Visiting East Gloucester galleries in the summer is like attending an art fair outdoors. Walk gorgeous surroundings and enjoy the great thrill and fun of seeing and purchasing works by established and emerging artists. Here’s a mini gallery guide for July, and a reminder that it doesn’t list every exhibit. Just a sampling. Also note special events happening today and tomorrow: TODAY at Gallery 53, 1-3pm: Working with precious metal clay Trish Conant artist demonstration. TONIGHT Grand Fatilla concert at the Cultural Center. TOMORROW evening, Sunday, artist talk by Hilary Harrison about her exhibition on view at the Cultural Center.
North Shore Arts Association
150 works from Artists Members through July 30th, the second exhibition in 2016, fill the first and second floors. Two more exhibits are on view. On the first floor, past the reception desk, many many generous artists donated their art–each painting on the same size slate matrix, recovered from the Paint Factory. They comprise a special silent auction closing July 30, 2016. “100% of the proceeds from the Paint Factory Painted Slate Fundraising Silent Auction will benefit the restoration efforts of both North Shore Arts Association and Ocean Alliance of Gloucester.” Visit the NSAA gallery to enjoy them and to place your bid. You can also contact NSAA directly at 978.283.1857.
Art by new NSAA members, like a Lanes Cove print by James Oliver, are in the farthest room and not to be missed.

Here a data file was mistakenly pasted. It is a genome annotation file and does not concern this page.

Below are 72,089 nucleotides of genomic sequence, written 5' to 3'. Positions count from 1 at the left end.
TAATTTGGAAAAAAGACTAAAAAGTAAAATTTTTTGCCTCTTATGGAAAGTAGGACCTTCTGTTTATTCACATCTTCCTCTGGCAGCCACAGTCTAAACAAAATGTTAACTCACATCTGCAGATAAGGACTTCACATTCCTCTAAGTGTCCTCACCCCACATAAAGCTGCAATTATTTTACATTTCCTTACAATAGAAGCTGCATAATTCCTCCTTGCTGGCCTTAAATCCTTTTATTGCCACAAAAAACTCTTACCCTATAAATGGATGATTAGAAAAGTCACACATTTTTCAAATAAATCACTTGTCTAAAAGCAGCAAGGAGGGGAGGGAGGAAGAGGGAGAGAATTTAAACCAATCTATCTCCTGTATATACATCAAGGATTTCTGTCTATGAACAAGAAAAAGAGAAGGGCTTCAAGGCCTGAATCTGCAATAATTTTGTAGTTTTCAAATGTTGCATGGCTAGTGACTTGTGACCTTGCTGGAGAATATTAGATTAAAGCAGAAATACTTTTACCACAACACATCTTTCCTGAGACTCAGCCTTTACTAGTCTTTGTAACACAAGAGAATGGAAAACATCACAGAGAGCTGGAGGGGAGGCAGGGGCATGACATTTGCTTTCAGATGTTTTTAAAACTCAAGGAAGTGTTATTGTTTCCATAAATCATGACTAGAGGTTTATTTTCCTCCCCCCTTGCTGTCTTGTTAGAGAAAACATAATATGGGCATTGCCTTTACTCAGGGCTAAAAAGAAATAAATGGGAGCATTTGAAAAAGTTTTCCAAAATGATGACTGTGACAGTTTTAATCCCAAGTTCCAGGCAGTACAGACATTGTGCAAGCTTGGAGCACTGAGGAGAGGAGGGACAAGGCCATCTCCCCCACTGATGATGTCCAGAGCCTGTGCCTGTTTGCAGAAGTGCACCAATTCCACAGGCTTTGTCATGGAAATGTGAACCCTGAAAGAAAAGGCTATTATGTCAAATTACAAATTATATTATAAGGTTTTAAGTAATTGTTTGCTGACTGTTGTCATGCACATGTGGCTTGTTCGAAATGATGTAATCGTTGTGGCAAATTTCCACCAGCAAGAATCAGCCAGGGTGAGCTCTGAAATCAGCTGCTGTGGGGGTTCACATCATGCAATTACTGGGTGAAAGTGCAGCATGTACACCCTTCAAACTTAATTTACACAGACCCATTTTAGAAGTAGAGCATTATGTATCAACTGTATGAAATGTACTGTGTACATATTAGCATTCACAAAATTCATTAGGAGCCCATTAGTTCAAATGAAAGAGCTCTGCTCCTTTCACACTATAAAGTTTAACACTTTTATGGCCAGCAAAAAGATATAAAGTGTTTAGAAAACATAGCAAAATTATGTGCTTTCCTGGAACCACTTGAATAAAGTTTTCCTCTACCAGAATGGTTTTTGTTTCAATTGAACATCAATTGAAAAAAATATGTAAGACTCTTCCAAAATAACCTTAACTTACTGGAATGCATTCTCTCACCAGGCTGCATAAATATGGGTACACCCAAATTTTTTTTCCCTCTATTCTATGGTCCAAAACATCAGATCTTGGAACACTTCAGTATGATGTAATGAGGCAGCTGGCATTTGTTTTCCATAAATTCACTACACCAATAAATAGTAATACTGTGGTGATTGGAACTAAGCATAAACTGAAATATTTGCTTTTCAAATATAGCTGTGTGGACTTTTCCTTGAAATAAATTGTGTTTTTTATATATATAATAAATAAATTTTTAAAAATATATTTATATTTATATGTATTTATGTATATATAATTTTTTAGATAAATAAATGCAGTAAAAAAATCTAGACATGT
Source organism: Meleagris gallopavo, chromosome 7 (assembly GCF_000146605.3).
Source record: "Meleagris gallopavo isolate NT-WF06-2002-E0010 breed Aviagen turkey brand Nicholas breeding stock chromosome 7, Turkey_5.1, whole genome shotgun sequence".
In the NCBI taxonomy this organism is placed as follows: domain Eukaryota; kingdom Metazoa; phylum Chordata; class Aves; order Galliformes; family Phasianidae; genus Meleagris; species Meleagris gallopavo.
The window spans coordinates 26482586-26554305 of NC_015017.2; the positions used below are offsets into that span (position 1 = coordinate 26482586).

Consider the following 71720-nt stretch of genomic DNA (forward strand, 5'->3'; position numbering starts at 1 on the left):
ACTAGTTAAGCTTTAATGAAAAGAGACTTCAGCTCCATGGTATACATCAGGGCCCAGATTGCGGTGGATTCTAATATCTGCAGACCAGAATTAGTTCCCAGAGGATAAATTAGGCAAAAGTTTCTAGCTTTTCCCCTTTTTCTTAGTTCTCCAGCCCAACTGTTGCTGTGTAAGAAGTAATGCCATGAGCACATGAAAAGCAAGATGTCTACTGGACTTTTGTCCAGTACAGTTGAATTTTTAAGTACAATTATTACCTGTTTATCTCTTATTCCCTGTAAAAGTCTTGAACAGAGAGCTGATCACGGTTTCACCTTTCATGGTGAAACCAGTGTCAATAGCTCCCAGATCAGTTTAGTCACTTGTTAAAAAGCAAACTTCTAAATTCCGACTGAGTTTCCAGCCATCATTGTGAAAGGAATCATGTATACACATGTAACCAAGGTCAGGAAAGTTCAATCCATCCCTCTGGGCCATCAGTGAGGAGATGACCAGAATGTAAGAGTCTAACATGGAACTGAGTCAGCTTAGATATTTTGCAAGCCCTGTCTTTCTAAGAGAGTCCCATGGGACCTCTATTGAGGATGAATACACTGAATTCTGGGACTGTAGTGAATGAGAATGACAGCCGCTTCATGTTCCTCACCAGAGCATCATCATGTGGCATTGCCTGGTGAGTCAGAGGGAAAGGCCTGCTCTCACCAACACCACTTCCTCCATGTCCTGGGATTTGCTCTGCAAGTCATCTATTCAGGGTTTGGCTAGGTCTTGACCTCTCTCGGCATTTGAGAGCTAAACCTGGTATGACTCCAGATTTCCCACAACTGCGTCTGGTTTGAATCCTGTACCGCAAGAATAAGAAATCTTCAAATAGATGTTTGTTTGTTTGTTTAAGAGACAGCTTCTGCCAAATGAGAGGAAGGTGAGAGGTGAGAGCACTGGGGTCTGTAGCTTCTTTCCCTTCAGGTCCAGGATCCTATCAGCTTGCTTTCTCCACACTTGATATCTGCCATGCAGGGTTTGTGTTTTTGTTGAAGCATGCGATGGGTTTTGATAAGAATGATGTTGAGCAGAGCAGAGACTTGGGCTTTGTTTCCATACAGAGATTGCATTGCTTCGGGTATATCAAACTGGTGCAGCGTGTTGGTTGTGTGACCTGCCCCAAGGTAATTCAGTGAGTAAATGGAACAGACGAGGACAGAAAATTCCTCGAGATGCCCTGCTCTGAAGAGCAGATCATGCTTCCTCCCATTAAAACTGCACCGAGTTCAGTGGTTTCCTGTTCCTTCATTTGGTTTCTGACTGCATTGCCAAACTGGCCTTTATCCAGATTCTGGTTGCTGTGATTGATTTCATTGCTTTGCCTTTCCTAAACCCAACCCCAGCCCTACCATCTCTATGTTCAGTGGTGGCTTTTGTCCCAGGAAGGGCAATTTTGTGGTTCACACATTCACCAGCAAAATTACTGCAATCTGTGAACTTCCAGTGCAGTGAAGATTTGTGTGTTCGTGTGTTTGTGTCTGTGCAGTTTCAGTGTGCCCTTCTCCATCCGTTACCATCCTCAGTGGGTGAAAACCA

The current exhibit at Gallery 53 features prints by Coco Berkman. Some of Mary Rhinelander’s prints are on view, various media. (I bought an impression of Mary’s blueberries for a gift, but I kept it!) It’s a great chance to see different mediums in action. I worked with a couple of artists that created reduction linocuts, Coco’s method. They called it ‘suicide block’ due to its risk. She makes it look easy. (You can see a reduction linocut by Don Gorvett in the collection at Cape Ann Museum.)
ROCKY NECK CULTURAL CENTER
Hilary Harrison: Sacred Nature. Reflection and reverie in her installation of sculpture and ink jet photography (printed by the artist on nice matte Hahnemule paper.) I’d recommend ending with this exhibit if you are seeing several in one day.
Survey from several decades and bodies of work –a retrospective expression of the life around him, wherever he’s lived. There are 200+ paintings on view (as much as the entire NSAA two floor building!) Versatile and original painter. Read Gail McCarthy’s story in the Gloucester Daily Times
SIDE STREET GALLERY